Belgians mow and reap the hay

As Warfield men went to war, Belgian refugees helped to take on some of the work at home.

C.E.M.S.

Mr. Hammond, Junr., Secretary of the Wokingham Federation, was the recipient of a silver tray from the members of the branches in the Federation, on the occasion of his marriage on June 12th, and also of his resignation as Secretary, has now got a commission in the New Army. His place has been taken, at any rate for the present, by Mr. C. Jones, Moor Cottage, Binfield. Warfield was represented at the Slough Conference of the C.E.M.S. by the Vicar (Branch President), Mr. Brockbank (Branch Secretary), and Mr. H. Parks (Delegate of the Branch). We were very sorry that our other Delegate, Sir William Herschel, was unavoidably prevented from attending.

Some of our own Branch have been very helpful in a practical way, coming in the evening to mow and reap the hay in the Churchyard. Our biggest thanks are due to Messrs. G. Higgs, G. Lewis, H. Parks, Probyn, and B. Peat, also to the other non-members, L. Bristow, Chaney, Dyer, J. Lewis, our Belgian Guests Messrs. Taes and van der Voorde, also to Mrs. Thackeray and Mrs. Parks for their assistance.

Warfield section of Winkfield District Magazine, July 1915 (D/P151/28A/7/5)

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A general unsettled feeling in consequence of the war

The Church of England Men’s Society was affected by the war, with increasing numbers leaving for the armed forces.

C.E.M.S.

There was a meeting of the Delegates of the Wokingham Federation at Montague House, Wokingham, at 7.15 on May 20th. Mr C.H. Jones, of Moor Cottage, Binfield, was elected Secretary in place of Captain Hammond, who is shortly starting at the Front. There was a general admission on the part of all the parishes that the C.E.M.S. work had got very slack since the war began, and it was felt that it was in part due to the cancelling of the annual Federation meeting at the end of last year, as well as the general unsettled feeling in consequence of the war. Mr. Jones pointed out that as a matter of fact it was indeed time for the C.E.M.S. as a whole to be alert and active, as never would men’s minds be so receptive of the things of Christ as they are now and will be at the end of the war. The Rector of Wokingham asked us all to make the re-awakening of our Federation a very real matter for earnest individual prayer. The Vicar of Warfield, who is President of the Federation this year, opened and closed the meeting with prayer. Warfield as usual was fully represented by the Secretary and two delegates (Messrs. Brockbank, Johnstone and G. Higgs).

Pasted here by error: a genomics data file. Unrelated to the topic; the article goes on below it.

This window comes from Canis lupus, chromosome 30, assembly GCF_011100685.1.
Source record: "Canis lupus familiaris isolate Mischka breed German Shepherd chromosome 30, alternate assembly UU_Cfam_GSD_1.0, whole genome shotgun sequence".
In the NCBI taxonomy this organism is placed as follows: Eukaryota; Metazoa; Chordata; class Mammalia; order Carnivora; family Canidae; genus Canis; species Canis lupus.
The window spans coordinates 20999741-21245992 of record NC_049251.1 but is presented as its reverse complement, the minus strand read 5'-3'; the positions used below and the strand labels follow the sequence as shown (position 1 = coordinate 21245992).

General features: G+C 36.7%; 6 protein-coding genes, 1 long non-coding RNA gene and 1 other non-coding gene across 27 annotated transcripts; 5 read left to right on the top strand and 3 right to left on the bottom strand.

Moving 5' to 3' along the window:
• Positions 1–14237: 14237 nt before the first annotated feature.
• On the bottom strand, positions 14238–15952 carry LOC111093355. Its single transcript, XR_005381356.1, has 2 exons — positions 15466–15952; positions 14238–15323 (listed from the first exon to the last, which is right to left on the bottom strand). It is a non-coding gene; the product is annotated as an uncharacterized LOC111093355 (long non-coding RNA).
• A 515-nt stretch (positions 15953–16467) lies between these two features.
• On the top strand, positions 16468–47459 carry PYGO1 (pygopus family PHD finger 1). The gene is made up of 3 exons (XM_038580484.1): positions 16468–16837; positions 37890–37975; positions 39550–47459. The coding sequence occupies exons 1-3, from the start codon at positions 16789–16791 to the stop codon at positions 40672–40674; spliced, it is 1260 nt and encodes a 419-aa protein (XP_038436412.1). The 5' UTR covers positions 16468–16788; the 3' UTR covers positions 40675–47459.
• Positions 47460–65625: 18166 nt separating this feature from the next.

Warfield section of Winkfield District Magazine, June 1915 (D/P151/28A/17/6)

The people of Longworth and Charney support the war effort

Many young men from Longworth and Charney Bassett had answered the call and joined the armed forces. The Longworth parish magazine reports on these men, and what people at home could do to support them:

A poster calling upon us to remember in prayer our soldiers and sailors at the front, also the wounded, the prisoners and the bereaved, has been placed in the Church porch and elsewhere in the village. We hope it may be possible to ring the church bell at noon each day in order to remind us of this call. We shall be joining our prayers with thousands of others offered at the same time in every part of the country.

The names of men who are serving from this village are given, so far as we have been able to get them, below. They will also be found in the Church porch. Perhaps we could copy the list into our books of prayer, and so remember the men individually.

Soldiers- Henry Timms, John Loder, Ernest J. Godfrey, Lewis Brooks, Oscar Wilcox, Charles Truman, Charles Hammond, John K. L. Fitzwilliams.

Sailors- George Painton (North Sea), John Richings (China).

Recruits- Fred Heath, Ernest Ridge, George Pimm (Shorncliff), John Porter, Percy Butler, Alfred Leach, Harry Clarke, Hedley Luckett, Albert Hobbes, Francis John Rivers (Oxford), Richard Adams, Albert Pimm (Weymouth).

From Charney- George Shorter, George Wheeler, Ernest Franklyn.

In addition to the above, six have volunteered and been rejected as “medically unfit.” All honour to them notwithstanding, for they have done their best, and no man can do more. Will our readers be so kind as to help us to make this list complete.

CHARNEY
A service of Intercession on behalf of our soldiers and sailors engaged in the war is held each Wednesday at 7pm. The church bell is tolled a few times each day at noon as a call to private prayer on the same behalf. We should remember in our prayers the Universities’ Mission to Central Africa, whose work is carried on chiefly in German territory. The sum of 7s. 8d. was collected in Church on Sunday, August 16, towards the Prince of Wales’ National Defence Fund.

Lady Hyde has kindly taken some “Quiet Afternoons” with the Charney mothers, and supplied them with material for making clothing for the soldiers and sailors.

Longworth parish magazine, October 1914 (D/P83/28A/9)